Move to peek - Like Facebook paper app
The EffectThe effect that we are trying to replicate is moving the current view and displaying the view underneath which fades in slowly based on how much have we pulled the upper layer to peek underneath. The same in video form.
The TheoryThe upper layer is moveable and can be slid vertically. As it is moved up, it uncovers the previous view underneath. Instead of simply displaying it uncovered, we fade the same from black. It is visible the more we pull the upper layer off. If we let go, the upper layer animated back to cover it and if we have pulled the upper layer to the threshold, it is peeled off displaying the layer underneath.
Technical NoteFor the purpose of this demo, we are using images to represent the two layers, if it were in an app, you would have had UIViews (iOS). Even if you were trying this with Lua, you would have to create two layers / groups.
Creating the layersFor recreating this effect, we shall have three layers, the front, the bottom and the shroud. The placement is the bottom layer, then the shroud and then finally the front. The shroud is a big black 'Shroud' that obscures the bottom view. We change the opacity of this layer to show / hide the bottom layer based on how much the front layer has been moved.
local bottom = Bitmap.new(Texture.new("image1.jpg")) stage:addChild(bottom) local shroud = rectangle(0, 0, _W, _H, 0x000000) stage:addChild(shroud) local front = Bitmap.new(Texture.new("image2.jpg")) stage:addChild(front)
NoteWe have created a function called rectangle that takes five parameters, the x, y, width, height and the color. This creates a shape object with a black rectangle. This function is defined as
function rectangle(x, y, width, height, color) local sh = Shape.new() sh:clear() sh:setLineStyle(0,0x00,0) sh:setFillStyle(Shae.SOLID, 0x00, 1) sh:beginPath() sh:moveTo(0,0) sh:lineTo(_W, 0) sh:lineTo(_W, _H) sh:lineTo(0, _H) sh:lineTo(0,0) sh:closePath() sh:endPath() sh:setPosition(x, y) return sh end
Setting upWe would also need a couple of other variables that will help us work with the demo code, this will be at the top of your main.lua before we create the layers. The initialization code is
local animate = false local speed = 0.2 local _W = application:getDeviceWidth() local _H = application:getDeviceHeight()
Moving the top layerNow we can see the top layer covering up both the shroud and the bottom layer, we want this to be moveable. So to do so, we need to attach a handler that will handle the touch events. We need to have three handlers, for each of the three stages of touch, the TOUCH_BEGIN when the finger touches the screen, the TOUCH_MOVE when the finger still touching the screen is moved and the TOUCH_END when the finger is released off the screen. We add the listeners to the front layer as follows
front:addEventListener(Event.TOUCHES_BEGIN, front.onDown, front) front:addEventListener(Event.TOUCHES_MOVE, front.onMove, front) front:addEventListener(Event.TOUCHES_END, front.onUp, front)and we need to add these functions or we would get an error that these functions do not exist.
TOUCHES_BEGINA small note about handling touches, you might feel that much of the code is redundant, however it helps to create good habits, not saying that this is the best way.
function front:onDown(e) self.focus = true self.sy = e.touch.y or 0 endyou might have noticed that the function is not simply called
onDown, but instead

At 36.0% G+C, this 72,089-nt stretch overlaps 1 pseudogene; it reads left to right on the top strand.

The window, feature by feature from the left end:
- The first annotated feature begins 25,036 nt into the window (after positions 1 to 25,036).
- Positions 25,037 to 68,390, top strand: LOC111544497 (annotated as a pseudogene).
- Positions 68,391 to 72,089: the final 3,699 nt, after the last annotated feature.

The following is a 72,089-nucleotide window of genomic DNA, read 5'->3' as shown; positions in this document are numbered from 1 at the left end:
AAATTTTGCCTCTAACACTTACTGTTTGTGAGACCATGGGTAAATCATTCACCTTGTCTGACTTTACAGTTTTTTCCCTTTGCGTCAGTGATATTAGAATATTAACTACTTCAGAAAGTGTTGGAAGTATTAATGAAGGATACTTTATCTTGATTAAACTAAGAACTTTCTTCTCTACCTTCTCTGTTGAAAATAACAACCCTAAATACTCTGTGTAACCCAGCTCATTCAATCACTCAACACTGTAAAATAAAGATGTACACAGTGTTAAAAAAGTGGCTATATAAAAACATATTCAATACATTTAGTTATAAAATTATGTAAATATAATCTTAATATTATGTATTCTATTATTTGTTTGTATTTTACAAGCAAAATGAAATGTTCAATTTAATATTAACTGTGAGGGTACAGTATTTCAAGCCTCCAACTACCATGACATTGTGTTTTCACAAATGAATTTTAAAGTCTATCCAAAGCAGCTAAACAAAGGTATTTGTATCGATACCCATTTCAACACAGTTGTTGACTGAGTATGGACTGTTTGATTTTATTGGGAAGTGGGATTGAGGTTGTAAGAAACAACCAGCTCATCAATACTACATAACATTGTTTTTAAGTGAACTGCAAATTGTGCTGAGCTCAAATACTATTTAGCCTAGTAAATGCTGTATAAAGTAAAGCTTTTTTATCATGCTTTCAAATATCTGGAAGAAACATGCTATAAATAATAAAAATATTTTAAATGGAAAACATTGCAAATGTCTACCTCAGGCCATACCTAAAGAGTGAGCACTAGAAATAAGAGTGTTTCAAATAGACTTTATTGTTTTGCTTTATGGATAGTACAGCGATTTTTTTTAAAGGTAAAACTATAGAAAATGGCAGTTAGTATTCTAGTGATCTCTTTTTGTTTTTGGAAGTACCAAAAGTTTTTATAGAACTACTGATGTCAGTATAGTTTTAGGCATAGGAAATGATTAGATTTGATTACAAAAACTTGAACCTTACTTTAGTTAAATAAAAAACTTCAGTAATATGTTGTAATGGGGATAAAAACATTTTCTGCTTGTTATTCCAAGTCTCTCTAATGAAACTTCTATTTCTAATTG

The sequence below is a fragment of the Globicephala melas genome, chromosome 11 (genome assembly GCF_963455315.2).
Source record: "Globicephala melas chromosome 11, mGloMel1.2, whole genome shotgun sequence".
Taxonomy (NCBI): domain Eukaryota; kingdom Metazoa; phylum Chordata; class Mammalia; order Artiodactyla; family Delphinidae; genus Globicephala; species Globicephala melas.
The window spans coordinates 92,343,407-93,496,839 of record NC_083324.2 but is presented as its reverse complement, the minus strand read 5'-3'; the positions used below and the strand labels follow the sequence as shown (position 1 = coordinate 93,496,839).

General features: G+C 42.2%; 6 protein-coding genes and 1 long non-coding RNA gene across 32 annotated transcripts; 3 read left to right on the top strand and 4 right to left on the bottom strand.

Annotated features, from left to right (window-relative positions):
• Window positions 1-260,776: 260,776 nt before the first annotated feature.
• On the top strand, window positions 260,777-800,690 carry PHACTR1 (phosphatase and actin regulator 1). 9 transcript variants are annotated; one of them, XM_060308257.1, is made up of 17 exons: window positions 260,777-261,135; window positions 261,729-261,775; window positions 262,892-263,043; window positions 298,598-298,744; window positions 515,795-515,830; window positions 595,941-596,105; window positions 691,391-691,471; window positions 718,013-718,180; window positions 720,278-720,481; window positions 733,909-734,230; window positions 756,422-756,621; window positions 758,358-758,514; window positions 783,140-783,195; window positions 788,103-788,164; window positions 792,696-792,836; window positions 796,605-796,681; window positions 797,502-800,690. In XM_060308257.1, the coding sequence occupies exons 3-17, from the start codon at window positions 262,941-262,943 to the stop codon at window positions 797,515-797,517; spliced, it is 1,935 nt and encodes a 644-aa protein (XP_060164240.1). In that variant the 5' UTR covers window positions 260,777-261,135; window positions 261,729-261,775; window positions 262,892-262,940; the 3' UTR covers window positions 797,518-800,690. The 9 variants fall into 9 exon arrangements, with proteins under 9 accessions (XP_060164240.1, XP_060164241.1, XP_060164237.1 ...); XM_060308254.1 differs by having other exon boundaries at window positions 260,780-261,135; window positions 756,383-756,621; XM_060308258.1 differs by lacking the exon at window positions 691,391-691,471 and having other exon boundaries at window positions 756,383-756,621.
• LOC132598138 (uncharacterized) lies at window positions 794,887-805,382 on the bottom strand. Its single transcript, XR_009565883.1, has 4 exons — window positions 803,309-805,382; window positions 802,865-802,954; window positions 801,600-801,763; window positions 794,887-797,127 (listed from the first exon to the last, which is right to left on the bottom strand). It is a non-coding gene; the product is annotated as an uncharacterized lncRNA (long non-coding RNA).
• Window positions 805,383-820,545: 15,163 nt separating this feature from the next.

front:onDown(e), which is the other way of saying
front.onDown(self,e)and therefore in the addEventListener we are using front.onDown not just onDown. We first create a new property called focus and set it to true, this is useful as we can check if the touch did originate on this object or not, because in the onMove, when we start to move the layer, what if we had never started our touch on this object, we would be moving this layer like a ghost layer. However in our case the layer is full screen so we could not have not initiated our touch anywhere other than on the layer. Next we set another property called sy (or as refer to it in my mind as the start y) this is the point where the touch started. It is handy to know this to be able to move the image in reference to this point. You will see what I mean, set this value as 0 instead of e.touch.y and see how it goes.
TOUCHES_MOVEThis is where the bulk of our code lies. First we check if we have the focus (touch started on this object) otherwise return. Next we calculate the amount the touch has moved from the last time and then add that delta (differential) to the current position of the front image.
function front:onMove(e) if self.focus ~= true then return end local dy = e.touch.y - self.sy local y = self:getY() self:setY( y + dy ) self.sy = e.touch.y endNow you will see that you can move the image both ways, peek up or peek down, we want this moving only in one direction not both, so we ignore if the layer is moved downwards to peek.
if self:getY() > 0 then self:setY(0) endjust that one line added to the function above only allows us to move the layer upwards to uncover and pull it back to cover, but not pull it down.
Adding the fadeThis is rather simple, we simply need to set the alpha property for the shroud depending on the distance the front layer has been moved, we use a bit of math for that as
local alpha = (math.abs(self:getY()) / _H * 0.75) shroud:setAlpha ( 1 - al )
TOUCHES_ENDThis is the last event handler that we work with and this resets the movement or changes the layer as required.
function front:onUp(e) self.focus = nil local y = math.abs(self:getY()) if y > _H/1.5 then self:setY(-_H) shroud:setAlpha(0) else self:setY(0) shroud:setAlpha(1) end endWell, that's all there is to creating that effect. It really is that simple